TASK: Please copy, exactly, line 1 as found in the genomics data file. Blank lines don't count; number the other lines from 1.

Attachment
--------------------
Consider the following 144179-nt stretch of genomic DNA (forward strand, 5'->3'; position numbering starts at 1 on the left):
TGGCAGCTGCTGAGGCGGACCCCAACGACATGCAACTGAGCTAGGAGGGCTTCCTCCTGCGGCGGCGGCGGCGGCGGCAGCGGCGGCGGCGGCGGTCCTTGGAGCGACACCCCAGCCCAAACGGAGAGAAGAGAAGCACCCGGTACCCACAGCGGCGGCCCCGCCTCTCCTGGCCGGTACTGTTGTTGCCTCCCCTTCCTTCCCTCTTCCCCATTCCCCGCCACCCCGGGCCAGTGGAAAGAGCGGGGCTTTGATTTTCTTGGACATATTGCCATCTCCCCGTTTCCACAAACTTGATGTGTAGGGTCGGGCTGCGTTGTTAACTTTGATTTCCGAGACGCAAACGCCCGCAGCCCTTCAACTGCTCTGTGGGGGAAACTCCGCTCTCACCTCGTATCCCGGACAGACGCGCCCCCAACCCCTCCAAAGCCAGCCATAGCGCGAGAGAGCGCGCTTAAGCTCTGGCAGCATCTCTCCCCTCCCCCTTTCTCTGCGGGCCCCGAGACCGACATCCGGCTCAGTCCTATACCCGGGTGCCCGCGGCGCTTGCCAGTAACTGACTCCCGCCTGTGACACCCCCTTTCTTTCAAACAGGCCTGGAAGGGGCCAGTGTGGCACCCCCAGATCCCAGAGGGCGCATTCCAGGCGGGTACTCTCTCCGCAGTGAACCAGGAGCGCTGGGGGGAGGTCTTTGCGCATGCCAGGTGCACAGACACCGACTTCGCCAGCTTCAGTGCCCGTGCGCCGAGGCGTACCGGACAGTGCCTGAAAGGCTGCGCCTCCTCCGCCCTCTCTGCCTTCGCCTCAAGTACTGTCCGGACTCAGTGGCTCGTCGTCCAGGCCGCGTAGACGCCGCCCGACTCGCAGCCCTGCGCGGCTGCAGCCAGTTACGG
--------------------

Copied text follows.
Consider the following 144179-nt stretch of genomic DNA (forward strand, 5'->3'; position numbering starts at 1 on the left):